Despite repeated requests from the White House, according to the person familiar with the talks, Facebook hasn’t even released basic data on how much misinformation there is about vaccines and whether the company’s efforts to stop its spread are working. When administrative officials submitted data from CrowdTangle, a content tracking tool operated by Facebook, which showed that vaccine misinformation was increasing, company officials rejected its accuracy.
In another meeting with Dr. Murthy officials on Facebook noted that attempts were made to get large audiences “influencers” to promote vaccinations as an obvious push against misinformation, the person familiar with the meetings said. Dr. Murthy angrily said that while the company backed its vaccination promotion efforts, it wasn’t doing enough to defend itself against bad information.
In a tense meeting in late spring, a Facebook official responded defensively, according to a person familiar with the matter, “How do you know your efforts are working?”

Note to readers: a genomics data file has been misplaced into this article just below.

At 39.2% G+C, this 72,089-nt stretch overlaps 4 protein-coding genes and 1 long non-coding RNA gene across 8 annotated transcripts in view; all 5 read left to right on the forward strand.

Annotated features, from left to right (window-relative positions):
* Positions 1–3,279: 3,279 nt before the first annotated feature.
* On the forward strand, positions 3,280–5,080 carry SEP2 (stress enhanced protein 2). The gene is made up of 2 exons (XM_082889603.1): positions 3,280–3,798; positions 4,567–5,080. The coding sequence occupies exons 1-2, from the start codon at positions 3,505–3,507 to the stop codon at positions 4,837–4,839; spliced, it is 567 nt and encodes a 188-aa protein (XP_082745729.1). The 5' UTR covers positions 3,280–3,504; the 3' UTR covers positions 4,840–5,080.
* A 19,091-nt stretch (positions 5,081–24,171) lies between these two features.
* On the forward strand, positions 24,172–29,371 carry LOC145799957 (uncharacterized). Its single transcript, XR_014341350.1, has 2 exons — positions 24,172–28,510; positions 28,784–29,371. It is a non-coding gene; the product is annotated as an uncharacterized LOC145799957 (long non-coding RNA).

Mr Biden’s comments on Friday came because less than 50 percent of Americans are fully vaccinated and many top health experts have urged the president to do more to reach people who haven’t yet been vaccinated.
While hospital admissions remain low compared to the peak of the pandemic, local hot spots are emerging as public health officials warn of the spread of the Delta variant. Republican leaders, some of whom have spread disinformation about the vaccine, have begun to campaign harder to ensure that the virus spreads to conservative communities. The vaccines are effective against the Delta variant.
The White House has attempted a campaign-style grassroots effort to encourage Americans to get their vaccinations and has recruited volunteers to go door-to-door to provide accurate information about vaccines.
Government officials were particularly concerned about the hesitation rates of young adults and even recruited 18-year-old pop star Olivia Rodrigo to the White House this week to promote vaccinations.
The White House has also sent senior officials across the country to promote the vaccine, with some officials even arguing on social media.